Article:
Can car insurance curb emissions?
A new type of auto insurance in California could help the state meet its greenhouse gas reduction targets while cutting costs for individual drivers.
Starting next week, State Farm Insurance customers in California will be able to tap into a program that would allow them to pay lower insurance rates for driving fewer miles.
Called the Drive Safe and Save Program, the plan would give policyholders an initial five percent discount on their insurance rates for agreeing to report their mileage – or for allowing State Farm to track their miles through an on-board monitoring system. Drivers could then increase their savings by cutting more miles. Another agency, the Automobile Club of Southern California, started offering its customers a pay-as-you-drive option earlier this month, as well.
"The voluntary pay-as-you-drive initiative is an innovative program that will allow insurers to offer plans based on more accurate mileage, so that people who choose to drive less will pay less for auto insurance," Stephen Poizner, the state’s former insurance commissioner, said in a statement in December when he approved the programs.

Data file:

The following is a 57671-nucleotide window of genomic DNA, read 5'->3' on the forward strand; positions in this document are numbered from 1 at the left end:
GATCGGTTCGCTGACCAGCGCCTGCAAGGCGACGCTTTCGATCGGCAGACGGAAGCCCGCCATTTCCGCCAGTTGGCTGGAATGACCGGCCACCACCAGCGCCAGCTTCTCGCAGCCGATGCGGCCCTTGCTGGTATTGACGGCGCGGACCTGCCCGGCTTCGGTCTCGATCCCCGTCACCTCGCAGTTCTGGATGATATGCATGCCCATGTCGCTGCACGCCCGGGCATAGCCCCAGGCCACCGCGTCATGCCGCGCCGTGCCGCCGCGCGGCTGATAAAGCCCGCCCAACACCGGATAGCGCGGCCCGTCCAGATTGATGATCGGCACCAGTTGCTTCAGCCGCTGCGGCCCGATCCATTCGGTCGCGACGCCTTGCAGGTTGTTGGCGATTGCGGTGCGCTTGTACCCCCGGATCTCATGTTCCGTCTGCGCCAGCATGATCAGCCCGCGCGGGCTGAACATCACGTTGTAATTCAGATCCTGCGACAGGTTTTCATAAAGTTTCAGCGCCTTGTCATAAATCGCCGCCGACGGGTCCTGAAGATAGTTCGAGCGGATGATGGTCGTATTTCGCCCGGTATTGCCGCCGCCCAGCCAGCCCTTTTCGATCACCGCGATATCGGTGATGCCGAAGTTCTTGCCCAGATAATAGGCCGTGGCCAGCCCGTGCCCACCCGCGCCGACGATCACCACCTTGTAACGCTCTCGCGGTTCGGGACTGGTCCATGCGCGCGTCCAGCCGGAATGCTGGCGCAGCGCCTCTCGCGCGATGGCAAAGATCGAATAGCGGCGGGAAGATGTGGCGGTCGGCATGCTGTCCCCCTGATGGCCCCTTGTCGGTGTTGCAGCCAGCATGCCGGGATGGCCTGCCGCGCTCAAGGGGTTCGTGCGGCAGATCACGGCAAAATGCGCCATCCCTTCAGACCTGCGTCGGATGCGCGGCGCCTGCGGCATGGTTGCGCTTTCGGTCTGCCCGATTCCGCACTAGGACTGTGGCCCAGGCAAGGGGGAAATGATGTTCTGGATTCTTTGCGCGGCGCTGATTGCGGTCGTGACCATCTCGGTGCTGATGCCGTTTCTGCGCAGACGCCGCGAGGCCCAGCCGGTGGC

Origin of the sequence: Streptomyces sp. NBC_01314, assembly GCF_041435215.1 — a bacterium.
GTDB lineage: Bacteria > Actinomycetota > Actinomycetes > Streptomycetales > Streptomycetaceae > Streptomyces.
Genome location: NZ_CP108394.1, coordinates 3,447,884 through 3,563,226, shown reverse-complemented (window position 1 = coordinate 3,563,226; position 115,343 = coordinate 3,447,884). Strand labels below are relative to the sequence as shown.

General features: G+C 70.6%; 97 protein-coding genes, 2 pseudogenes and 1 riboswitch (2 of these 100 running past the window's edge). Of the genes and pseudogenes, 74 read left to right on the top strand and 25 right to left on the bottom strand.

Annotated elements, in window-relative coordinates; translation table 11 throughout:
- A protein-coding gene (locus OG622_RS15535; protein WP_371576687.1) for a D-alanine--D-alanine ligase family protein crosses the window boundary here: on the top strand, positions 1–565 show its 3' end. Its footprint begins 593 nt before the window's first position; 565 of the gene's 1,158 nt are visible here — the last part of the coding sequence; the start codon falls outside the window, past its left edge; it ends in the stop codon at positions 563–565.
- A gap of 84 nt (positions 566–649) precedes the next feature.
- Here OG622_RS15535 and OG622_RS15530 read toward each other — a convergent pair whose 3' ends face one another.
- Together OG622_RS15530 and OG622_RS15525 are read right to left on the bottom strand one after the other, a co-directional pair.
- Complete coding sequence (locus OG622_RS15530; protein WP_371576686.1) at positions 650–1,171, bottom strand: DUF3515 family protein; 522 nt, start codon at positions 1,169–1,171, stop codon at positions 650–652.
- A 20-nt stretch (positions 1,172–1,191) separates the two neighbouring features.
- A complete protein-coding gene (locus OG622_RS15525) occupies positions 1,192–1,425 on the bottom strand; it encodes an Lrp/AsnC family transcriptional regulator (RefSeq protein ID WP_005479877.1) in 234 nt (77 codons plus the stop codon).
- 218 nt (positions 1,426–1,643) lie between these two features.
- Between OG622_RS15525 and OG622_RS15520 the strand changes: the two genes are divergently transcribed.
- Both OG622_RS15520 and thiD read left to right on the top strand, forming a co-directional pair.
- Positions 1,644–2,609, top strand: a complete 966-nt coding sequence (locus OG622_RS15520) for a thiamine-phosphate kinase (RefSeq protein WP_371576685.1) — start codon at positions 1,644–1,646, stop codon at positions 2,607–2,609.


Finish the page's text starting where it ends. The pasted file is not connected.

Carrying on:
While many insurers offer low-milage programs that give lower rates drivers who log less than a certain number of miles per year, the new program allows insurers to break drivers down into more precise mileage groups by requiring tighter tracking and reporting of milage. For example, someone who logged 10,000 miles per year would save about 10 percent on their premiums, while someone who drove 3,500 miles annually could save almost 40 percent, according to State Farm's estimates.
With about $2.5 billion worth of insurance premiums and more in California, State Farm estimates the program could save California drivers more than $30 million.
But besides saving money, the program could make a small dent in the state’s greenhouse gas emissions. A 2008 report from the Brookings Institution found that pay-as-you-drive insurance in California would cut miles driven by eight percent and could reduce carbon emissions enough to meet about eight percent of the state’s emission-reduction goals by 2020.
A 2008 California law aiming to reduce passenger vehicle use calls for the state’s metropolitan areas to reduce emissions from driving by 15 percent by 2035. While better transit options and smarter development are also essential to helping the state meet its goal, creating financial incentives could go a long way toward getting people out of their cars.
Pricing tools like higher fuel taxes and road use charges are among the best ways to curb driving, according to a report released in February by the Public Policy Institute of California, which assessed the state’s progress in meeting its emission-reduction goals.
The Golden State isn’t among the first to okay pay-as-you-drive insurance: About 30 other states allow mileage-based insurance.